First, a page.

In Maui, Biden vows to respect Hawaii traditions in wildfire rebuilding

August 22, 2023 - 9:15 AM
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U.S. President Joe Biden and first lady Jill Biden accompanied by Hawaii Governor Josh Green, Jaime Green, First Lady of Hawaii and FEMA administrator Deanne Criswell visit the fire-ravaged town of Lahaina on the island of Maui in Hawaii, U.S., August 21, 2023. (Reuters/Kevin Lamarque)

 U.S. President Joe Biden on Monday vowed to stand by the people of Maui for “as long as it takes” as they rebuild after wildfires that killed more than 114 people on the Hawaiian island nearly two weeks ago.

“We’re focused on what’s next. That’s rebuilding for the long term …and doing it together,” said Biden, visibly moved after a tour of the blackened city of Lahaina. He added he would make sure “your voices are heard” and respect local traditions.

“The American people stand with you,” he told survivors of the Aug. 8 wildfires, standing alongside Governor Josh Green, Hawaii’s senators and the representative for Maui in Congress. “For as long as it takes, we’re going to be with you.”

Biden spoke near a historic banyan tree, which was damaged but survived the fires. “I believe it’s a powerful, very powerful symbol for what we can and will do to get through this crisis,” he said.

The president recounted his personal tale of tragedy, the vehicle accident death of his first wife and young daughter. He said he recognized what Maui people were feeling — “that hollow feeling you have in your chest like you’re being sucked into a black hole.”

Green thanked Biden for his help and praised the speed of the federal response.

Shakas, middle fingers

Biden, who interrupted a vacation in California to visit Maui, spoke after a helicopter tour with first lady Jill Biden, the governor and lawmakers from the Kahului airport, along the coast to the ruins of Lahaina.

In Lahaina, his motorcade passed blackened neighborhoods interspersed with untouched areas across the highway from the blue sea.

Many onlookers greeted the Bidens with the shaka, a hand gesture of thumb and little finger extended that signals aloha, a Hawaiian word that is often used as a greeting. A handful of other people held up raised middle fingers.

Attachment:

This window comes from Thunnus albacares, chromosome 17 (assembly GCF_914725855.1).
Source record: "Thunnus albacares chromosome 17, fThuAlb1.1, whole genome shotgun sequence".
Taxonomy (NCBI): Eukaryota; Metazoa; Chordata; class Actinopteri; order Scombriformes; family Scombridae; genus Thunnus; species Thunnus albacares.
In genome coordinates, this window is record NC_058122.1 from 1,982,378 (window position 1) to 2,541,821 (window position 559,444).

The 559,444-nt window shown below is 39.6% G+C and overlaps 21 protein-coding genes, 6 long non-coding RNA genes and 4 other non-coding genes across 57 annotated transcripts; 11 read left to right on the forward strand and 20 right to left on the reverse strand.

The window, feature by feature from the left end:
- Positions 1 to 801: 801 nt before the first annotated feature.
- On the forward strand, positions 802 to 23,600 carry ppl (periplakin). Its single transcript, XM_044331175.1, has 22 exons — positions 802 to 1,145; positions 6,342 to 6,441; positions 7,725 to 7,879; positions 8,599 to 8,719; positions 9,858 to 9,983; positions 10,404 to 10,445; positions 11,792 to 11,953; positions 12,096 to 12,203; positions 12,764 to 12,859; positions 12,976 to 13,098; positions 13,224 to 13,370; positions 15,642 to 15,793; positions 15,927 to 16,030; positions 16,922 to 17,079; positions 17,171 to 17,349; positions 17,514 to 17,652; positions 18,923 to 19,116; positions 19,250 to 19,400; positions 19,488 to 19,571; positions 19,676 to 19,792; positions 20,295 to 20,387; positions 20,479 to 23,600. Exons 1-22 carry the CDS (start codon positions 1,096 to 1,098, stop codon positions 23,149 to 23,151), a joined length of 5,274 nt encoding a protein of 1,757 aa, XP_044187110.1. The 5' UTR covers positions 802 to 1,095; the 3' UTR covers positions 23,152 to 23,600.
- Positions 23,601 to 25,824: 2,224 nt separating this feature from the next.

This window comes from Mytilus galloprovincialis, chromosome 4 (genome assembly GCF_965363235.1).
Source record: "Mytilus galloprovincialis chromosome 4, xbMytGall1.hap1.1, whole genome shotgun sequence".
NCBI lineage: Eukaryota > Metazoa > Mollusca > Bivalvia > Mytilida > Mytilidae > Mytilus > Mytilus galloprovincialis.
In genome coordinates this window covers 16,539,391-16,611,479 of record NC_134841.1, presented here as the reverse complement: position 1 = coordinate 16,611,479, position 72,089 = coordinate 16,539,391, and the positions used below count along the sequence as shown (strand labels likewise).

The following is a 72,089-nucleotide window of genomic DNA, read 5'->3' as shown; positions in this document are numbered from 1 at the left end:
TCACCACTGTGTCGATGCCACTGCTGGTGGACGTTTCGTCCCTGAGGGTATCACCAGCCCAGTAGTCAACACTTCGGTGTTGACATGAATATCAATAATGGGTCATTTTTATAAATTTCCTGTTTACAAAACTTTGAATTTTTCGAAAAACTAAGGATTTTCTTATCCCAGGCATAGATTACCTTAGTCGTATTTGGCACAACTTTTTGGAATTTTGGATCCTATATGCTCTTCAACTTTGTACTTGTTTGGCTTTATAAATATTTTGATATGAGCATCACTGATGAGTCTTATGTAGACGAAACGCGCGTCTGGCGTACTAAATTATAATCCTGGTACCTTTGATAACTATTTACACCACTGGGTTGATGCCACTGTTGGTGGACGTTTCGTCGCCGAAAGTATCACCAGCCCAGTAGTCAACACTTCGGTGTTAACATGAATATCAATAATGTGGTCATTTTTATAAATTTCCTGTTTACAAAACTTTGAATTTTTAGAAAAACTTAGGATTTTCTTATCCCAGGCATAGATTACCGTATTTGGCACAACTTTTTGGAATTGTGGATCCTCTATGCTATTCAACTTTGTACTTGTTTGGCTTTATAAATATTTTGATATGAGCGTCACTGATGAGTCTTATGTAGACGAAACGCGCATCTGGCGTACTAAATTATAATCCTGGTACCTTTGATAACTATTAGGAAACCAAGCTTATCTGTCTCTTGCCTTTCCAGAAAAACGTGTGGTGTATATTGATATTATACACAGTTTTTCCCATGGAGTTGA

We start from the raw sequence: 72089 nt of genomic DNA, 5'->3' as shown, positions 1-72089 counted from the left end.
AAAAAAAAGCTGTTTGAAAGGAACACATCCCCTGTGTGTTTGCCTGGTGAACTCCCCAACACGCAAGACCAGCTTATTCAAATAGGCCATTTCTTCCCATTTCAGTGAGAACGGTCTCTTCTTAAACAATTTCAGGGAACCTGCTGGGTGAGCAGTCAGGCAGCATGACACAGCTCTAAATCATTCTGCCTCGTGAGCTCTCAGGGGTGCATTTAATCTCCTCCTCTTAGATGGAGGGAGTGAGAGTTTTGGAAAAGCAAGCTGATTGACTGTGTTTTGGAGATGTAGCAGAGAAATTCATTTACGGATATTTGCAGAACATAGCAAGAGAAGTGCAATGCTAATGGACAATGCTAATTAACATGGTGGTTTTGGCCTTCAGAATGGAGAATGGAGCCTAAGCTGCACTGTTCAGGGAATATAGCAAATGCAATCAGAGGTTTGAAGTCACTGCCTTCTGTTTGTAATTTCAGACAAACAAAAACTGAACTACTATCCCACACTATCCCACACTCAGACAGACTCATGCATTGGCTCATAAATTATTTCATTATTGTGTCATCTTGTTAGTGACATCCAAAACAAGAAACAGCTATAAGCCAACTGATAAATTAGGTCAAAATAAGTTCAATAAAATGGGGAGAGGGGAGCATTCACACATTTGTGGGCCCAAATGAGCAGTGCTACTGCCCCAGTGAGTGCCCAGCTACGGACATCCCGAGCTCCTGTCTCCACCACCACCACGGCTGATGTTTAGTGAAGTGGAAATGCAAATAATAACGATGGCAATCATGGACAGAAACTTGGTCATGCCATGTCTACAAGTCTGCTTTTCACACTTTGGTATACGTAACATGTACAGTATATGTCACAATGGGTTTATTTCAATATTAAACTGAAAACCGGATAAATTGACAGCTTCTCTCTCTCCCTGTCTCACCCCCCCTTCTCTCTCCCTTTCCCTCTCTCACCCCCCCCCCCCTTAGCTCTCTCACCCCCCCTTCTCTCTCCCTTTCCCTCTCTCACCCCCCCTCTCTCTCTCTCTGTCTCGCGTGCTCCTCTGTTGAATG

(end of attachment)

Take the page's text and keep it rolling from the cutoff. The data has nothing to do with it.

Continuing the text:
Biden, who is seeking reelection in 2024, has been criticized by some Republicans and others for his initial response to the Maui fires. Biden said on Aug. 10 he would expand federal aid to Hawaii and promised help to anyone who needed it. He went several days without speaking about the tragedy while vacationing at his Delaware beach house.

FEMA Administrator Deanne Criswell told reporters Monday she has provided Biden with routine updates and he is “satisfied” with the administration’s response. The president on Monday appointed FEMA Region 9 administrator Bob Fenton as the chief federal response coordinator of a long-term federal recovery effort.

The wind-whipped firestorm that raged through Lahaina in west Maui killed at least 114 people and the death toll is still mounting. The number of people officially believed missing is now 850, down from over 2,000, Maui County Mayor Richard Bissen said overnight on Facebook.

The White House says Biden has been leading a “whole of government” effort to help Hawaii recover, and White House spokesperson Olivia Dalton told reporters aboard Air Force One he approved a Hawaii disaster declaration within about an hour of receiving it. Biden himself said he had not wanted to travel to Maui until he was assured he would not interfere with emergency response efforts.

Biden has visited many disaster zones, including places struck by hurricanes, floods and tornadoes, since becoming president in January 2021. His visit on Monday came as Tropical Storm Hilary dumped rain on Southern California and the Southwest.

Maui presents a special challenge as the remains of some of the victims are still being recovered from burned-out buildings.

Criswell said roughly 85% of the disaster area has been searched, but the remainder includes large, multi-unit buildings that could take some time.

—Reporting by Steve Holland, Jarrett Renshaw and Andrea Shalal; Editing by Colleen Jenkins, Michael Perry, Jonathan Oatis, Heather Timmons, Cynthia Osterman and David Gregorio